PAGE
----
BY JONNY STEINBERG, 10 JULY 2015, BUSINESS DAY (SOUTH AFRICA)
DECADES ago, political scientists Robert Jackson and Carl Rosberg likened nation states to ships and their leaders to captains. Heads of state, they argued, could be divided into two kinds: navigators and seafarers. A navigator had a vision; his purpose was to steer his ship to a destination. A seafarer didn’t care much for destinations. He saw his task as simply to keep the ship afloat, day by day, using whatever means he could find. Where it ended up did not really matter to him.
South African political pundits have come to agree that President Jacob Zuma is a seafarer.
He is a man without ideas, it is often said, a leader with no project. He is skilled at acquiring power and keeping it, but he has little desire to do anything with it.
He wants to ensure that he retires in comfort and that his successor does not prosecute him, but that is all.
This conception of Zuma may obscure more than it reveals. No president, even the most cynical, is just a seafarer; everyone believes in something, and what a president believes in matters to how he governs.
What does Zuma value?
Despite the populist streak he displayed when he fought for power, it is clear now that he does not imagine ordinary people to have a central place in history.
His view of his own constituency is condescending and a little bleak. He complains that South Africans are lazy and rely on hand-outs. He seems to regret that the African National Congress (ANC) has built a welfare state.
He is an irritable father giving tough love; his constituents are children who need to learn to do things themselves.
Zuma is quick to use the stick against ordinary people. His off-the-cuff comments to Tshwane students last month, threatening to bring back the venom of apartheid if they did not behave, was just the latest sign of his taste for violence. One wonders whether his penchant for tough love might yet undo him. I am not sure his presidency would survive another Marikana.
If Zuma does not see a place for ordinary people in history, he certainly does see a place for big people.
I think he understands history as a struggle among giants for honour and for power. His interventions in the economy are a quest to give influence to those he feels are owed it, but have never had enough of it.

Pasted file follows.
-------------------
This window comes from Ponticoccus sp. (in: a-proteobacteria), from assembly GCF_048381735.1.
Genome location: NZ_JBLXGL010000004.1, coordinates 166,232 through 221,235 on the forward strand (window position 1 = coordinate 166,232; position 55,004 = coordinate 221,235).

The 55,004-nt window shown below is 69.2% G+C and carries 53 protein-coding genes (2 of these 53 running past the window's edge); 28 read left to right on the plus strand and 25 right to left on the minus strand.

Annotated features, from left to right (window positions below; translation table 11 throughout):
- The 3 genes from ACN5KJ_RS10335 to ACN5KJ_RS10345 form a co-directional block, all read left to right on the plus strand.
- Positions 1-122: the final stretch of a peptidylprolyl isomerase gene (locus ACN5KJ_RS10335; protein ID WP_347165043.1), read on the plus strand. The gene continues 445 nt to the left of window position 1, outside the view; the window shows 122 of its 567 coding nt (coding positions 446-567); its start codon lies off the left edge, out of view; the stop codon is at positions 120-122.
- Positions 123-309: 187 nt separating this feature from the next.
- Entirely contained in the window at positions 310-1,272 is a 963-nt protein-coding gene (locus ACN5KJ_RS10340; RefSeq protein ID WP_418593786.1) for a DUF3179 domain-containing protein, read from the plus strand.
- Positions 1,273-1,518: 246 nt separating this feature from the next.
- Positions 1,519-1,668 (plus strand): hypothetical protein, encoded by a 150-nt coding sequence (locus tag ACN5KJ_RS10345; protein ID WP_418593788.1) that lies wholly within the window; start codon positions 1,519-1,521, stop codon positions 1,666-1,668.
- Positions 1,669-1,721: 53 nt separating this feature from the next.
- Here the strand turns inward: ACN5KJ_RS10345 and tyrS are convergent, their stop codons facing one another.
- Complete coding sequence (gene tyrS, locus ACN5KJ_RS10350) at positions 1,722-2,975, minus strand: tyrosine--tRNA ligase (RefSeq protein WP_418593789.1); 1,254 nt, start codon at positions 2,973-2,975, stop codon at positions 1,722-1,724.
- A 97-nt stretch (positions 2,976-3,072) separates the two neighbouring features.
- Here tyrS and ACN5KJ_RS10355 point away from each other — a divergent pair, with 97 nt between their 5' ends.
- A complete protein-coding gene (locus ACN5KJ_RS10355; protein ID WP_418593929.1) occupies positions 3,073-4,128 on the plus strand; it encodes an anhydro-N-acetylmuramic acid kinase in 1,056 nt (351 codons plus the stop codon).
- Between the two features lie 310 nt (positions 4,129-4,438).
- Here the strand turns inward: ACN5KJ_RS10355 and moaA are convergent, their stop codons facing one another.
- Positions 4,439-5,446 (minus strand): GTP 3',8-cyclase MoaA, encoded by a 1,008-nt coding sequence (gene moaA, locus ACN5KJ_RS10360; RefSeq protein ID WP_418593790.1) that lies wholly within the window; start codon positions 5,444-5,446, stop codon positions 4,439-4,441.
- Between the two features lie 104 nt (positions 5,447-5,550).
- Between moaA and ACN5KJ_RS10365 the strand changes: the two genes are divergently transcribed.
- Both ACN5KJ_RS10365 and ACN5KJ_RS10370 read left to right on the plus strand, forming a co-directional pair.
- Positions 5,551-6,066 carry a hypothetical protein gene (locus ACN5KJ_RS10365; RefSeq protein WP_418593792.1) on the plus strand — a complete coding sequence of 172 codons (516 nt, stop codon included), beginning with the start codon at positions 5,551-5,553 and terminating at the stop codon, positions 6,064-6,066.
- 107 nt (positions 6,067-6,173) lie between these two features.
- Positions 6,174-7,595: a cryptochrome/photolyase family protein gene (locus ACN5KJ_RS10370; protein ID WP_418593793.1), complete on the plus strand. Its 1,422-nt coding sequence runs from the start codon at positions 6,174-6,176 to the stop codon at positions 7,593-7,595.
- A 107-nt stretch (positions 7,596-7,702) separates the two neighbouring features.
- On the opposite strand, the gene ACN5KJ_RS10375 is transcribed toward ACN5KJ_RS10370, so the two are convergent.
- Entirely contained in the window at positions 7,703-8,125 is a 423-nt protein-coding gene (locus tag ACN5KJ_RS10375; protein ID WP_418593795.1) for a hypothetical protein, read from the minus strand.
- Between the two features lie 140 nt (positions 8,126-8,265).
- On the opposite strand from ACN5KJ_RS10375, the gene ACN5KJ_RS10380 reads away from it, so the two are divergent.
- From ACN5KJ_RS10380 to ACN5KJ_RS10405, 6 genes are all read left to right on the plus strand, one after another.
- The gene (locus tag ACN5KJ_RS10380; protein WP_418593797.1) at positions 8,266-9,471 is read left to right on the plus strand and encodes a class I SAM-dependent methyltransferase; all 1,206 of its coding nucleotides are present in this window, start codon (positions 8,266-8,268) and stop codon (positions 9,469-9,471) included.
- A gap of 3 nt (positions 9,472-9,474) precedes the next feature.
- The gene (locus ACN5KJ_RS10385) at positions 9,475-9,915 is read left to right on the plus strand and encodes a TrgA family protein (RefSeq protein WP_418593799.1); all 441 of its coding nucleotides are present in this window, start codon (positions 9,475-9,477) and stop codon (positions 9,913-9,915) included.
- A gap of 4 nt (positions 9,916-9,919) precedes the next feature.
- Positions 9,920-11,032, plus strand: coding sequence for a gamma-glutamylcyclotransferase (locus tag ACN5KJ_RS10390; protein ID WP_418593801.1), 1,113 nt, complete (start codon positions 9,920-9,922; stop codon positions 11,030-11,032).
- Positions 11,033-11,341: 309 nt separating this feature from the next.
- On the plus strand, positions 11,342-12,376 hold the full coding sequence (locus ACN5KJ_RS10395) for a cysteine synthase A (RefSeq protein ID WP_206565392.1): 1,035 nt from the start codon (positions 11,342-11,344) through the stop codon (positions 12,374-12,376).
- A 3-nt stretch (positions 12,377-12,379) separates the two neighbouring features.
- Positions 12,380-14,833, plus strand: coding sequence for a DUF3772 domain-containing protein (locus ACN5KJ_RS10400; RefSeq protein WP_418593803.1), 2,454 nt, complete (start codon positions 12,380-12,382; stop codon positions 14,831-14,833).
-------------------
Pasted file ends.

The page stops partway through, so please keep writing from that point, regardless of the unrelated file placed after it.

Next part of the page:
He has invested a lot of his time over the past few years giving sway and wealth to traditional leaders — as equity holders in mining operations, as leaders of large land restitution claims and as guardians of customary law. His vision is grand and ambitious. He wants to redistribute a great deal of power to the countryside and have it wielded by a small number of people.
I suspect, too, that his abiding interest in SA’s pending acquisition of nuclear power has similar motives.
He sees himself as righting old wrongs, using a state acquisition process to create considerable wealth for groups of people who received little patronage under former president Thabo Mbeki.
What are the wrongs Zuma wishes to right? Perhaps they are to be found in his understanding of his personal and family history. After all, he can trace a direct lineage to the birth of the most powerful precolonial state in southern Africa, Shaka’s amaZulu state.
His forebears were there and played a crucial role, but were never fully rewarded. He perhaps sees himself as a patron to those who have always been at the edges of greatness, but were forever denied it.
It would be a mistake to see Zuma as a seafarer. I suspect he is driven by passions, that he wants to alter the distribution of wealth and power in substantial ways, that this is his project.
I would imagine that he believes himself to be well on the road to success. After all, by the time he leaves office, much will have changed. A handful of rural South Africans will have come to wield considerable power. People who would not have had a look-in under Mbeki will have accumulated great wealth. In Zuma’s eyes, a long history of wrongs will have been righted.
• Steinberg teaches African Studies at Oxford University and is a visiting professor at the Wits Institute for Social and Economic Research